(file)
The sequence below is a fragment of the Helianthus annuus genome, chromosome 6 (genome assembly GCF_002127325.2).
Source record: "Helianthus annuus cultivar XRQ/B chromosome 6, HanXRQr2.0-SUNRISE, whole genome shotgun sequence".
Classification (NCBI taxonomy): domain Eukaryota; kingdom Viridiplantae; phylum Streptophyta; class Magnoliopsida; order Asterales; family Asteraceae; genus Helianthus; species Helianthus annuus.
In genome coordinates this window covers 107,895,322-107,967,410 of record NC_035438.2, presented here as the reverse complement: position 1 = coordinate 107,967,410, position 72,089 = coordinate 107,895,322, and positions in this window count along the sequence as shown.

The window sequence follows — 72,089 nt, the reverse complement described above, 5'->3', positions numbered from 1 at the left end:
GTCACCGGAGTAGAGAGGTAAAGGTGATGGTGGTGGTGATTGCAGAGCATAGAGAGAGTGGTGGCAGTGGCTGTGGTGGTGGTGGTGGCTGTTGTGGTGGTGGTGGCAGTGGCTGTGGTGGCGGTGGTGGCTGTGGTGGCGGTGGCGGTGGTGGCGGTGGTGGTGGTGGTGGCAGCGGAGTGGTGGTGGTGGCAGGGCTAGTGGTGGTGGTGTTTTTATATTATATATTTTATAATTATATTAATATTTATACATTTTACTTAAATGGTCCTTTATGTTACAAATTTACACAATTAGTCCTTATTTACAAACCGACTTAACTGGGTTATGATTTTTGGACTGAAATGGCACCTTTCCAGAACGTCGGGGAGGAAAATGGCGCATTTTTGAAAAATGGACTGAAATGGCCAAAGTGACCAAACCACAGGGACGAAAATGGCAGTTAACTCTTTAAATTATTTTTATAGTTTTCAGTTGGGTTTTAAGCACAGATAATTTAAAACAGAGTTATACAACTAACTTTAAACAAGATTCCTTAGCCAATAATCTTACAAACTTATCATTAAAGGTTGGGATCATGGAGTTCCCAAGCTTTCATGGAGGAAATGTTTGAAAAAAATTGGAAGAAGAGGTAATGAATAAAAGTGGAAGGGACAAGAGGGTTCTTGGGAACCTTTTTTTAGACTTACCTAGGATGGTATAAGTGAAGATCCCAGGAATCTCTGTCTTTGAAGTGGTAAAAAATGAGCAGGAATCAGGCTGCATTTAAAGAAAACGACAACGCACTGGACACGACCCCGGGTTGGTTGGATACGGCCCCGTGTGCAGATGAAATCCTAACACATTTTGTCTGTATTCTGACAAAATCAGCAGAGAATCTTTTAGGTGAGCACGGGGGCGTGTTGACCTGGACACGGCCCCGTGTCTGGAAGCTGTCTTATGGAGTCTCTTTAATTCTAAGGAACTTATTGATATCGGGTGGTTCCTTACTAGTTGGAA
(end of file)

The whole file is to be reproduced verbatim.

The sequence below is a fragment of the Helianthus annuus genome, chromosome 6 (genome assembly GCF_002127325.2).
Source record: "Helianthus annuus cultivar XRQ/B chromosome 6, HanXRQr2.0-SUNRISE, whole genome shotgun sequence".
Classification (NCBI taxonomy): domain Eukaryota; kingdom Viridiplantae; phylum Streptophyta; class Magnoliopsida; order Asterales; family Asteraceae; genus Helianthus; species Helianthus annuus.
In genome coordinates this window covers 107,895,322-107,967,410 of record NC_035438.2, presented here as the reverse complement: position 1 = coordinate 107,967,410, position 72,089 = coordinate 107,895,322, and positions in this window count along the sequence as shown.

The window sequence follows — 72,089 nt, the reverse complement described above, 5'->3', positions numbered from 1 at the left end:
GTCACCGGAGTAGAGAGGTAAAGGTGATGGTGGTGGTGATTGCAGAGCATAGAGAGAGTGGTGGCAGTGGCTGTGGTGGTGGTGGTGGCTGTTGTGGTGGTGGTGGCAGTGGCTGTGGTGGCGGTGGTGGCTGTGGTGGCGGTGGCGGTGGTGGCGGTGGTGGTGGTGGTGGCAGCGGAGTGGTGGTGGTGGCAGGGCTAGTGGTGGTGGTGTTTTTATATTATATATTTTATAATTATATTAATATTTATACATTTTACTTAAATGGTCCTTTATGTTACAAATTTACACAATTAGTCCTTATTTACAAACCGACTTAACTGGGTTATGATTTTTGGACTGAAATGGCACCTTTCCAGAACGTCGGGGAGGAAAATGGCGCATTTTTGAAAAATGGACTGAAATGGCCAAAGTGACCAAACCACAGGGACGAAAATGGCAGTTAACTCTTTAAATTATTTTTATAGTTTTCAGTTGGGTTTTAAGCACAGATAATTTAAAACAGAGTTATACAACTAACTTTAAACAAGATTCCTTAGCCAATAATCTTACAAACTTATCATTAAAGGTTGGGATCATGGAGTTCCCAAGCTTTCATGGAGGAAATGTTTGAAAAAAATTGGAAGAAGAGGTAATGAATAAAAGTGGAAGGGACAAGAGGGTTCTTGGGAACCTTTTTTTAGACTTACCTAGGATGGTATAAGTGAAGATCCCAGGAATCTCTGTCTTTGAAGTGGTAAAAAATGAGCAGGAATCAGGCTGCATTTAAAGAAAACGACAACGCACTGGACACGACCCCGGGTTGGTTGGATACGGCCCCGTGTGCAGATGAAATCCTAACACATTTTGTCTGTATTCTGACAAAATCAGCAGAGAATCTTTTAGGTGAGCACGGGGGCGTGTTGACCTGGACACGGCCCCGTGTCTGGAAGCTGTCTTATGGAGTCTCTTTAATTCTAAGGAACTTATTGATATCGGGTGGTTCCTTACTAGTTGGAA